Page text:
CyArk documented the Palacio de Bellas Artes in October 2018 in collaboration with the Instituto Nacional de Bellas Artes (INBA) and the Agenda Digital de Cultura office of the Secretaria de Cultura. The focus of the expedition was to document the monument's exterior surfaces as well as the main theatre and stage within the building. CyArk used a combination of laser scanning with a FARO X330 and terrestrial and aerial photogrammetry completed with a Nikon D810 and Phantom 4 Pro drone. Access to the roof of the monument was provided to CyArk staff as the chief architect of the Palacio wanted accurate records of the utility ducting that surrounds the structure. Since the monument is highly trafficked, CyArk took advantage of a planned closure of the monument to document the gardens and front facade.
Introducing the Palace of Fine Arts
Known as the greatest house of culture in Mexico, the Palacio de Bellas Artes was built upon the site of the first National Theatre, in anticipation of the 100th anniversary of Mexico's independence from Spain. Issues related to the soft subsoil as well as political unrest during the Mexican Revolution required several delays and construction was not complete until 1934. The exterior of the building is designed primarily in the Neoclassical and Art Nouveau styles while the interior is predominantly Art Deco. Both the interior and exterior of the building feature a variety of architectural elements drawn from Mexican history and culture. The building is also home to several important murals created by famous Mexican artists such as Diego Rivera and David Siqueiros. One of the most iconic monuments in Mexico City, the building has and continues to host some of the most noteworthy performances and exhibitions.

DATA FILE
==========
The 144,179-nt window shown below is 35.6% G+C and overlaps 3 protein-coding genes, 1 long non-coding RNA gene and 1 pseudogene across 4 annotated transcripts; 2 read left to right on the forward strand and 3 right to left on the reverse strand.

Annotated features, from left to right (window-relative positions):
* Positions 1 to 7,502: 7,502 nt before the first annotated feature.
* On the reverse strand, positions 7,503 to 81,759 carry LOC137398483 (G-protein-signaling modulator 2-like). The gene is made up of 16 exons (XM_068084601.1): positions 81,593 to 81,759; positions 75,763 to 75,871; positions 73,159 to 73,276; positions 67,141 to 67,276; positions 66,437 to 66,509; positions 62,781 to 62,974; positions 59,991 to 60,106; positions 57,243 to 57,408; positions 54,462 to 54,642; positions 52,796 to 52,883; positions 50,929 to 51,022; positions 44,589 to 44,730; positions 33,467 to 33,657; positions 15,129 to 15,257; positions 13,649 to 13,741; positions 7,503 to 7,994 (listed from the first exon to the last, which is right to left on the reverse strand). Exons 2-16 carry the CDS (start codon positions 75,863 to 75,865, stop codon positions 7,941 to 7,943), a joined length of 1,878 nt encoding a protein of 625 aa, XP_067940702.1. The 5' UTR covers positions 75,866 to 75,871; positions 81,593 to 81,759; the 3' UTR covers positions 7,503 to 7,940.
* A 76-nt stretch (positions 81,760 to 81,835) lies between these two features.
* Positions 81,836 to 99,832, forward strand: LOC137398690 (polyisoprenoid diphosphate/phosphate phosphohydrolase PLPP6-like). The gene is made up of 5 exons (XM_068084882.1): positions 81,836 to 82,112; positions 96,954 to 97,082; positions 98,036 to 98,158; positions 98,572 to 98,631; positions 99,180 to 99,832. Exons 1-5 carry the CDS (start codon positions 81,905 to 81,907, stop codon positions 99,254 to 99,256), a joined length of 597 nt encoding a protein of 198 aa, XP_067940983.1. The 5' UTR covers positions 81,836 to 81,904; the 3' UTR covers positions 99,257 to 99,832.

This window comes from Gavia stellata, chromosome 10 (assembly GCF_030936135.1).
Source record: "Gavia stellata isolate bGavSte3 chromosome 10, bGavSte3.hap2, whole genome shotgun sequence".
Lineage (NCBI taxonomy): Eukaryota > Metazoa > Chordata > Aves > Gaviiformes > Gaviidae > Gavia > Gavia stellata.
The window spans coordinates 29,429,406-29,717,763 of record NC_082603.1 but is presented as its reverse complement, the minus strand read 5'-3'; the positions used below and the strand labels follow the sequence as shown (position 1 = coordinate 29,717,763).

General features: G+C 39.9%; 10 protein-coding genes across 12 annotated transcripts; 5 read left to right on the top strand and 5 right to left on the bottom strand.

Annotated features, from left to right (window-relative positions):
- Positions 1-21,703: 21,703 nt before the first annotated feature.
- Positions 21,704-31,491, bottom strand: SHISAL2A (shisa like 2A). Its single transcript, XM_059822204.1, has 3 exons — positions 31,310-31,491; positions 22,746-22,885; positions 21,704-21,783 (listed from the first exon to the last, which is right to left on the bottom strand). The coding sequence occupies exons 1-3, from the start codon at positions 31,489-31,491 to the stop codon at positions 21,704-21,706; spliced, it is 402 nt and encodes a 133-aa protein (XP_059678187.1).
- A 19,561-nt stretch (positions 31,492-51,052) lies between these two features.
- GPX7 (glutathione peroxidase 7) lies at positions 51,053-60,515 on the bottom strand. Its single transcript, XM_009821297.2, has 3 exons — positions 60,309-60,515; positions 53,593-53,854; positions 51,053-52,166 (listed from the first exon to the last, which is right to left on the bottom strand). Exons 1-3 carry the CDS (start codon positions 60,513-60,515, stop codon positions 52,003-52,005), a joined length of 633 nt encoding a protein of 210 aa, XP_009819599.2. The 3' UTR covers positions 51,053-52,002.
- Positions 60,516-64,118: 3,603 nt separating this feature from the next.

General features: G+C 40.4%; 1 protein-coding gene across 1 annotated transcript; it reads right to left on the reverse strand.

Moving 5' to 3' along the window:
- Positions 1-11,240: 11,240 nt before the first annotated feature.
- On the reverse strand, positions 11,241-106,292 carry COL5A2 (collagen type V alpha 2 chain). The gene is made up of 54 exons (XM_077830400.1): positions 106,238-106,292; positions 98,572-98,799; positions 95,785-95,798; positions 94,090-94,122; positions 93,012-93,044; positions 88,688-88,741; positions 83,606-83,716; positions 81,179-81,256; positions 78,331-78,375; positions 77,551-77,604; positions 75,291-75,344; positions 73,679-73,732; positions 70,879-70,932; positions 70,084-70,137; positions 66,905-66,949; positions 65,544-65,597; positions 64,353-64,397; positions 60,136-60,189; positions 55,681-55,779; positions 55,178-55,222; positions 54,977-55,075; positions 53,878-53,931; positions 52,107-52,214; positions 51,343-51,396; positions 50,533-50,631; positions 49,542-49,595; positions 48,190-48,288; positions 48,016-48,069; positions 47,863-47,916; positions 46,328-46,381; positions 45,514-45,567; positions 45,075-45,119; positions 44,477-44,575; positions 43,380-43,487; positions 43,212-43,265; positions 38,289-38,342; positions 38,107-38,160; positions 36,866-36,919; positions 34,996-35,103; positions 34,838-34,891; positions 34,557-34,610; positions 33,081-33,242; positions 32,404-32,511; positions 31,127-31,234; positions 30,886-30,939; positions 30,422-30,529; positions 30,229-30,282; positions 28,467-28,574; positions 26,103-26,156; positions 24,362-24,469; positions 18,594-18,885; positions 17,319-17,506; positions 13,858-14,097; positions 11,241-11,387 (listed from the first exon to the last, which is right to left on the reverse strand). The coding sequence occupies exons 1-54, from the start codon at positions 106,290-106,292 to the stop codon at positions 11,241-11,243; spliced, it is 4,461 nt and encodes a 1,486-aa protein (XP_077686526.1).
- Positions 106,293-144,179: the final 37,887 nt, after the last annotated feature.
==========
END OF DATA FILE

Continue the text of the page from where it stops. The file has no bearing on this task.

Documenting the Palacio de Bellas Artes by CyArkCyArk
Stained Glass Stage Curtain
The Sala Principal, or main stage, within the Cathedral features a one-of-a-kind stage curtain made by Tiffany’s in New York and a decorated stained glass ceiling. The transparent ceiling above the seats depict Apollo, surrounded by the nine muses and was created by the Hungarian artist Géza Maróti. Weighing over twenty-four tons, the stage curtain is composed of over a million pieces of stained glass. The mosaic curtain depicts the two volcanoes of Popocatépetl and Iztaccíhuatl that overlook the valley of Mexico with significant flora and fauna of Mexico. The volcanoes also have mythological importance.
Drawing of Mexico City's Palace of Fine Arts stage curtain (2018) by CyArkCyArk
Composed of over 2 million of pieces of crystal and weighing over 24 tons the mosaic stage curtain is a marvel.
The curtain depicts the flora of Mexico as well as the two legendary snow-capped volcanoes Ixtaccihuatl and Popocatepetl which dominate the Mexico city skyline.
Palacio de Bellas Artes South Facade elevation ortho by CyArkCyArk
Orthographic elevation of the front facade of the Palacio de Bellas Artes.
The Palacio is topped with the iconic eagle eating a snake featured on the Mexican flag.
Open Heritage 3D by CyArkCyArk
Data from this project is now freely available through Open Heritage 3D.
Download the data from this project.
About Open Heritage 3D
The mission of the Open Heritage 3D project is to:
● Provide open access to 3D cultural heritage datasets for education, research and other
● Minimize the technical, financial and legal barriers for publishers of 3D heritage data.
● Promote discovery and re-use of datasets through standardized metadata and data formats.
● Foster community collaboration and knowledge sharing in the 3D cultural heritage community.
● Share best practices and methodologies for the capture, processing and storage of 3D cultural heritage data
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This project was made possible through the generous support of Iron Mountain and the following partners:
Instituto Nacional de Bellas Artes
Agenda Digital de Cultura